Don't go into the long grass.

Don’t go into the long grass.

Each movie title takes place within its own hub environment that steadily opens up as progress is made through the story levels. These hubs are not open world per se, but they are large enough in scope to add an element of free roam exploration. While it is a blast to relive magic movie moments in the individual campaigns, the game doesn’t truly come into its own until free play, when you have free reign to go back through any level or environment as any character to hunt for gold and red bricks, rescue workers in peril and sick dinosaurs, and unlock jeeps, ATVs, Gyrospheres and other vehicles for use in checkpoint races (or just to cruise around in), among other optional tasks. Thankfully, navigation is effortless through a world map that allows for intuitive quick travel from point to point, even across hubs.

Free play is also when you get to unleash the dino minifigs. The story missions don’t offer much opportunity to play as the dinosaurs, but in free play a number of species are available at any time right from the character select wheel. Raptors sniff out scent trails and pounce up to higher ledges. The Dilophosaurus spits venom that melts through otherwise unbreakable rocks. The mighty Triceratops rams through weak barriers. Larger dinos such as the T-Rex, Brachiosaurus, Mosasaurus, and Indominus Rex are playable as well, but only from special spawn pads located in park enclosures and special arena locales. To work around this limitation, the game offers a dinosaur customizer that allows you to mix and match DNA traits to create cross-breed dinos. For example a Raptor with a T-Rex head (and the abilities that come with it). Even though the controls for some of the dinosaurs are a bit stiff and tank-like–the screen-filling Brachiosaurus is majestic to behold yet moves at a snail’s pace–the feeling of childhood wonder and nostalgia that takes hold while stomping around as toy dinosaurs ultimately wins out.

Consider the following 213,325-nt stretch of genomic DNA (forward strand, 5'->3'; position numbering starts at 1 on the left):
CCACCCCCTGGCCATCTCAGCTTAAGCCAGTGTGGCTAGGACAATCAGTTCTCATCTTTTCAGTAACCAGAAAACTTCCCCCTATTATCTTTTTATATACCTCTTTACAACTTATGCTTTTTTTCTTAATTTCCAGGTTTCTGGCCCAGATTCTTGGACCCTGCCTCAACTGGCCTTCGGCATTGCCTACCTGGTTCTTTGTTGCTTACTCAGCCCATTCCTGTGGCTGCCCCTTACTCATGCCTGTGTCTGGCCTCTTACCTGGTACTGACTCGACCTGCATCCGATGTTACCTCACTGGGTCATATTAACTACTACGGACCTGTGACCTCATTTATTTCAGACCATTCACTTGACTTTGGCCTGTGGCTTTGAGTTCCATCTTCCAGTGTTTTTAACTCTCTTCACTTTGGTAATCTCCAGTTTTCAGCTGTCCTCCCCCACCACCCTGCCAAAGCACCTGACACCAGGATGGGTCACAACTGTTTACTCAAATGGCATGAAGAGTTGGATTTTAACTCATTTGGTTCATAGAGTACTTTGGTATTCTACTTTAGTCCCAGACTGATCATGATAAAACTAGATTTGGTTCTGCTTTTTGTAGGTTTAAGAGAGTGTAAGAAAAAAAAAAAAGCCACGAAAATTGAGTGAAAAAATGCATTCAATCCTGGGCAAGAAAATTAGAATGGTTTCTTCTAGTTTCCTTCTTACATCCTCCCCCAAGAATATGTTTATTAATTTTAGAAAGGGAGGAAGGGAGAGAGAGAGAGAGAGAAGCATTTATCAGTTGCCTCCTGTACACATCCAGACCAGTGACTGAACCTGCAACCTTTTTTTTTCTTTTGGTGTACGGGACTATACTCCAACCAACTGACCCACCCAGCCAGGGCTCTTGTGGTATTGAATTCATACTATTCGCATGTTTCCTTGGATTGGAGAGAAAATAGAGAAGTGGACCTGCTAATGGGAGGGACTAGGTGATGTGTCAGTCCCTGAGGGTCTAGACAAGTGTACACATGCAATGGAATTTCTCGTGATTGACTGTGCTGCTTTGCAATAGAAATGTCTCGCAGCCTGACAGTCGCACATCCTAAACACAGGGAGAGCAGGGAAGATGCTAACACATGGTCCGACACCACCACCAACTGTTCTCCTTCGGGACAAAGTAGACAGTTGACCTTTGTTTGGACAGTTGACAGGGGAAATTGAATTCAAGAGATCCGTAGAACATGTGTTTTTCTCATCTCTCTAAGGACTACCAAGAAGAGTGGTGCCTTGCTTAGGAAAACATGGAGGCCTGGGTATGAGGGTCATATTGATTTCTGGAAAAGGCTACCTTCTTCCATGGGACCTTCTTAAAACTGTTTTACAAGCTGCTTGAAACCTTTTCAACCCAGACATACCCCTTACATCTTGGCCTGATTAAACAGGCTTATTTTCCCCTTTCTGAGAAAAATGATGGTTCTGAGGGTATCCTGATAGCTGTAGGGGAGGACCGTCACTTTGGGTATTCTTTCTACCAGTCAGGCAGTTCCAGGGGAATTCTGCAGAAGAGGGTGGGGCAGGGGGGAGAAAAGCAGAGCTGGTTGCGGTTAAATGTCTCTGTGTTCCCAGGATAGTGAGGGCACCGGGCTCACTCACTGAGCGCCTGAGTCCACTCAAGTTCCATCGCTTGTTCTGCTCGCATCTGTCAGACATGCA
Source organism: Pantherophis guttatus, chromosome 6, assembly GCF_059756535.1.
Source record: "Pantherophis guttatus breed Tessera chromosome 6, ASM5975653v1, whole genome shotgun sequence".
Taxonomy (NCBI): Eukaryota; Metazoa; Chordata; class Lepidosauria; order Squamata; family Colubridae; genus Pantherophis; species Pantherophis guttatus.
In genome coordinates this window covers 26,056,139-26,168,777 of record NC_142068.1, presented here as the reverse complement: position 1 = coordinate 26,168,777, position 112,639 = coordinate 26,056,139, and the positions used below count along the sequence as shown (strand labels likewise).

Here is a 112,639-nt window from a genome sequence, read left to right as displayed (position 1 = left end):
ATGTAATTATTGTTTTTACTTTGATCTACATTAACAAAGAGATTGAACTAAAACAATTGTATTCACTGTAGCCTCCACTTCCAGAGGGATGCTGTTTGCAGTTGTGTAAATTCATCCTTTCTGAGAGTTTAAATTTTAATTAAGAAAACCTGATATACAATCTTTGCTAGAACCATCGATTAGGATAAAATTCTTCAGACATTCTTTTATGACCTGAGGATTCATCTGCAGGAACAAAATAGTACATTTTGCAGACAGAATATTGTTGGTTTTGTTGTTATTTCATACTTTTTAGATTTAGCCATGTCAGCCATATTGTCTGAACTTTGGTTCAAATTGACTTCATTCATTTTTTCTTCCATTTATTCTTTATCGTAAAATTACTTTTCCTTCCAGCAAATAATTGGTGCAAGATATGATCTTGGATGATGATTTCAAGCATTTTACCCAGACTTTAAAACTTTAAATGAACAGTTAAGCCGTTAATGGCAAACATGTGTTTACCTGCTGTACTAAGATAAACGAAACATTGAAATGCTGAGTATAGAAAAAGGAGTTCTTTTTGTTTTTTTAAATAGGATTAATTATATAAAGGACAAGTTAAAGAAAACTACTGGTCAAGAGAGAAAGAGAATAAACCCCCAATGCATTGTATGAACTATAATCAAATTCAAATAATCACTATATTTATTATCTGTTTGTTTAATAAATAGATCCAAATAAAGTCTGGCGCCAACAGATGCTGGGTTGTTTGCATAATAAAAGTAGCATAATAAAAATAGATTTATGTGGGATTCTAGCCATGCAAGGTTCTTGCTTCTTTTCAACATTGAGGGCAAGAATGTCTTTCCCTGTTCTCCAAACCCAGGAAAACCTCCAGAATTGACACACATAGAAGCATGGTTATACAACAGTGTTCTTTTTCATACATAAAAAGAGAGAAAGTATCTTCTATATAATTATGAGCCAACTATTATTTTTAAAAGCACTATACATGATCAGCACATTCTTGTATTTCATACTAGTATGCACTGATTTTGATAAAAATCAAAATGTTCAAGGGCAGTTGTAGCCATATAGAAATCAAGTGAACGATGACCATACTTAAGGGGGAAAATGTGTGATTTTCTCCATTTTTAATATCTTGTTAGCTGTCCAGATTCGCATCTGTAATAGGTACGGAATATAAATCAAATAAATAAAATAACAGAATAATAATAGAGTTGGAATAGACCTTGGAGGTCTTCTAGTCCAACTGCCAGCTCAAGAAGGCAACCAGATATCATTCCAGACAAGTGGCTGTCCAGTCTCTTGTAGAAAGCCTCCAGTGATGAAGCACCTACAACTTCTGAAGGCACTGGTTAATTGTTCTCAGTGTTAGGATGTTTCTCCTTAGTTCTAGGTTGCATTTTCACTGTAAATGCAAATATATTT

All told, LEGO Jurassic World is brimming with fun, albeit familiar gameplay, signature LEGO humor, and OCD collectible hunting that will eat up a meaty 20 to 30 hours to achieve 100% completion. (I got my Platinum trophy in around 28 hours.) No, the game does not push the series forward with any grand innovations or even address many of the nagging bugs that have gone unsquashed for some time now. However, TT Games’ joyful LEGO brick recreation of the Jurassic Park universe is enough on its own to revitalize the increasingly stale series formula with a much-needed shot of dino magic.


+ Playable dinosaurs
+ Recreates all of the iconic movie moments with that signature LEGO charm
+ Diverse character roster offers plenty of interesting gameplay interactions
+ Four story campaigns plus addictive free play exploration

– Still no improvements to AI or other reoccurring bugs
– Low quality movie voice-over samples
– Familiar LEGO-game formula is on the verge of overkill

Game Info:
Platform: Reviewed on PS4, also available for 3DS, PC, PS3, PS Vita, Wii U, Xbox 360, and Xbox One
Publisher: Warner Bros.
Developer: TT Games
Release Date: 6/12/2015
Genre: Action/Adventure
ESRB Rating: E10+
Players: 1-2 (local co-op only)
Source: Review copy provided by publisher

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About the Author

Matt Litten is the full-time editor and owner of He is responsible for maintaining the day to day operation of the site, editing all staff content before it is published, and contributing regular news, reviews, previews and other articles. Matt landed his first gig in the video game review business writing for the now-defunct website After the sad and untimely close of BonusStage, the former staff went on to found After a short stint as US Site Manager for AceGamez, Matt assumed full ownership over VGBlogger, and to this day he is dedicated to making it one of the top video game blogs in all the blogosphere. Matt is a fair-minded reviewer and lover of games of all platforms and types, big or small, hyped or niche, big-budget or indie. But that doesn't mean he will let poor games slide without a good thrashing when necessary!